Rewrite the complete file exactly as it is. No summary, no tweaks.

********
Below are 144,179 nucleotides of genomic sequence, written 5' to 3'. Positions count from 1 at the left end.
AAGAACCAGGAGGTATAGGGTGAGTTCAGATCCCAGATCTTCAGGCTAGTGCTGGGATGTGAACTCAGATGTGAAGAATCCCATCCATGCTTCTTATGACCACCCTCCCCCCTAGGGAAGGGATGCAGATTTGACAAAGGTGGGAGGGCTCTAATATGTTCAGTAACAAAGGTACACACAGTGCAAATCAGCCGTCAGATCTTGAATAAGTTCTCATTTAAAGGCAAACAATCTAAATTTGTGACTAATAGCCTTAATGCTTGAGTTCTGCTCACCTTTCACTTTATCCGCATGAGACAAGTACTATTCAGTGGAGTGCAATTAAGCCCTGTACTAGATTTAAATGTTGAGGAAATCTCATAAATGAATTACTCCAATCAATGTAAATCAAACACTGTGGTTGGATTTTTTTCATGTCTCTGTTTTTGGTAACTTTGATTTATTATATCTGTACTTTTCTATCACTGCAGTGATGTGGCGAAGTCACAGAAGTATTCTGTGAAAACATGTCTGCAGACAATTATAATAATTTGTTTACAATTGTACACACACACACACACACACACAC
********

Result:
Below are 144,179 nucleotides of genomic sequence, written 5' to 3'. Positions count from 1 at the left end.
AAGAACCAGGAGGTATAGGGTGAGTTCAGATCCCAGATCTTCAGGCTAGTGCTGGGATGTGAACTCAGATGTGAAGAATCCCATCCATGCTTCTTATGACCACCCTCCCCCCTAGGGAAGGGATGCAGATTTGACAAAGGTGGGAGGGCTCTAATATGTTCAGTAACAAAGGTACACACAGTGCAAATCAGCCGTCAGATCTTGAATAAGTTCTCATTTAAAGGCAAACAATCTAAATTTGTGACTAATAGCCTTAATGCTTGAGTTCTGCTCACCTTTCACTTTATCCGCATGAGACAAGTACTATTCAGTGGAGTGCAATTAAGCCCTGTACTAGATTTAAATGTTGAGGAAATCTCATAAATGAATTACTCCAATCAATGTAAATCAAACACTGTGGTTGGATTTTTTTCATGTCTCTGTTTTTGGTAACTTTGATTTATTATATCTGTACTTTTCTATCACTGCAGTGATGTGGCGAAGTCACAGAAGTATTCTGTGAAAACATGTCTGCAGACAATTATAATAATTTGTTTACAATTGTACACACACACACACACACACACAC